The etiology of adjacent-segment disease following cervical spine arthrodesis remains controversial. The objective of the current study was to evaluate cervical intervertebral range of motion during dynamic flexion-extension in patients who had undergone a single-level arthrodesis and in asymptomatic control subjects.
Ten patients who had undergone a single-level (C5/C6) anterior arthrodesis and twenty asymptomatic control subjects performed continuous full range-of-motion flexion-extension while biplane radiographs were collected at thirty images per second. A previously validated tracking process determined three-dimensional vertebral position on each pair of radiographs with submillimeter accuracy. Six-degrees-of-freedom kinematics between adjacent vertebrae were calculated throughout the entire flexion-extension movement cycle over multiple trials for each participant. Cervical kinematics were also calculated from images collected during static full flexion and static full extension.
The C4/C5 motion segment moved through a larger extension range of motion and a smaller flexion range of motion in the subjects with the arthrodesis than in the controls. The extension difference between the arthrodesis and control groups was 3.8° (95% CI [confidence interval], 0.9° to 6.6°; p = 0.011) and the flexion difference was −2.9° (95% CI, −5.3° to −0.5°; p = 0.019). Adjacent-segment posterior translation was greater in the arthrodesis group than in the controls, with a C4/C5 difference of 0.8 mm (95% CI, 0.0 to 1.6 mm) and a C6/C7 difference of 0.4 mm (95% CI, 0.0 to 0.8 mm; p = 0.016). Translation range of motion and rotation range of motion were consistently larger when measured on images collected during dynamic functional movement as opposed to images collected at static full flexion or full extension. The upper 95% CI limit for anterior-posterior translation range of motion was 3.45 mm at C3/C4 and C4/C5, but only 2.3 mm at C6/C7.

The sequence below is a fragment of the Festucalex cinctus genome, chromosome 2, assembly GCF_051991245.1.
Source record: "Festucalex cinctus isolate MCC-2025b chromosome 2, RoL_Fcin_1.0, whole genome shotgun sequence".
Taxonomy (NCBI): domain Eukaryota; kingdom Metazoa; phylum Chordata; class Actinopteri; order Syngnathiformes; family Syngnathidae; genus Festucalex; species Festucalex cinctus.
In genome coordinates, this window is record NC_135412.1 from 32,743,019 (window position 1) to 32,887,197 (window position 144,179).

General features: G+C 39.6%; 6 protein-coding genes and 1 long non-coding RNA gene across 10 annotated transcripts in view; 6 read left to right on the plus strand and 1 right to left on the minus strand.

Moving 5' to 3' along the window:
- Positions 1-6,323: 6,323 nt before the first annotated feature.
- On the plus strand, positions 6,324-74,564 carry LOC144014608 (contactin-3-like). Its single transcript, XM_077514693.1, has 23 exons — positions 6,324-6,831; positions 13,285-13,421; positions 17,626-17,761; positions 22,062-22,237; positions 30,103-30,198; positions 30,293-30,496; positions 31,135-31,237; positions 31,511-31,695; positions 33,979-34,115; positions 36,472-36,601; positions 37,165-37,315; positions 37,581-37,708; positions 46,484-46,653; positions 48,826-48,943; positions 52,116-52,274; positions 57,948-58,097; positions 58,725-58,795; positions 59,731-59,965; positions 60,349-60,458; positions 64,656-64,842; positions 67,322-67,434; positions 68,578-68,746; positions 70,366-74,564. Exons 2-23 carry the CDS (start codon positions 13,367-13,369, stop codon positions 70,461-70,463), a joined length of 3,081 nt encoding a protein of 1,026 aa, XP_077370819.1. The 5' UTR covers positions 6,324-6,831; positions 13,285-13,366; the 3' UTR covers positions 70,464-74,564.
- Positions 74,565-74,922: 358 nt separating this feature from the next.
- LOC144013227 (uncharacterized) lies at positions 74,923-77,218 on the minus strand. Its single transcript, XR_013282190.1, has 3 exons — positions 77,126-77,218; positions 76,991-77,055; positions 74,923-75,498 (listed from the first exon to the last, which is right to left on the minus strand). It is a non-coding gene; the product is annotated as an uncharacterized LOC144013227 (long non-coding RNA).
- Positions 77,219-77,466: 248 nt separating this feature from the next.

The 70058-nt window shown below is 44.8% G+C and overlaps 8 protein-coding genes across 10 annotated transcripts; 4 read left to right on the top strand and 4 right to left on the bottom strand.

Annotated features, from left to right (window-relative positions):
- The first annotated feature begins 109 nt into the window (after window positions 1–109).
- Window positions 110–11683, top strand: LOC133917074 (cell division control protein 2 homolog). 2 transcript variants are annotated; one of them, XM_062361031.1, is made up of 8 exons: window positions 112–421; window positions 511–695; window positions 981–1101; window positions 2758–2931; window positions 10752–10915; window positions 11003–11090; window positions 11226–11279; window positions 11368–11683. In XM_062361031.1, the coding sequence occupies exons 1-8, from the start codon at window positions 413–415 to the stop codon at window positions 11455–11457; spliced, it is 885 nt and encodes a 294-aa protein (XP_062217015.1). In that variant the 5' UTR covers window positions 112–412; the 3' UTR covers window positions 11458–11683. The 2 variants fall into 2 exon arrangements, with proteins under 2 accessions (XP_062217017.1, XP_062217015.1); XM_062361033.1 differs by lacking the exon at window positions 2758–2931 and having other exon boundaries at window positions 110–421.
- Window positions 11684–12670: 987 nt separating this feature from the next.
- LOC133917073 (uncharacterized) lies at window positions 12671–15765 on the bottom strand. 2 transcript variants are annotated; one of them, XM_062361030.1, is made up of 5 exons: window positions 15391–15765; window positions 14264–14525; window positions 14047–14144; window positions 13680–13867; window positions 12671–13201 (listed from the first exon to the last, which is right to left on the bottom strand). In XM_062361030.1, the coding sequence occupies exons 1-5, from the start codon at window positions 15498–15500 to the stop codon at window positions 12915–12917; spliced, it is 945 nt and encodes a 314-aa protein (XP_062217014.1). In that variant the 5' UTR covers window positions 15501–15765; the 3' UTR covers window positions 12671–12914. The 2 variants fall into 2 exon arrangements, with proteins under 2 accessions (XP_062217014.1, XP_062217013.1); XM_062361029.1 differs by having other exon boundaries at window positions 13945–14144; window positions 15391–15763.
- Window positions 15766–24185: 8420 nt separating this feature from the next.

C5/C6 arthrodesis does not affect the total range of motion in adjacent vertebral segments, but it does alter the distribution of adjacent-segment motion toward more extension and less flexion superior to the arthrodesis and more posterior translation superior and inferior to the arthrodesis during in vivo functional loading. Range of motion measured from static full-flexion and full-extension images underestimates dynamic range of motion. Clinical evaluation of excessive anterior-posterior translation should take into account the cervical vertebral level.
Therapeutic Level III. See Instructions for Authors for a complete description of levels of evidence.
1Department of Orthopaedic Surgery, Orthopaedics Biodynamics Laboratory, University of Pittsburgh, 3820 South Water Street, Pittsburgh, PA 15203. E-mail address: firstname.lastname@example.org
2Department of Orthopaedic Surgery, University of Pittsburgh, Kaufmann Medical Building, Suite 1011, 3471 Fifth Avenue, Pittsburgh, PA 15213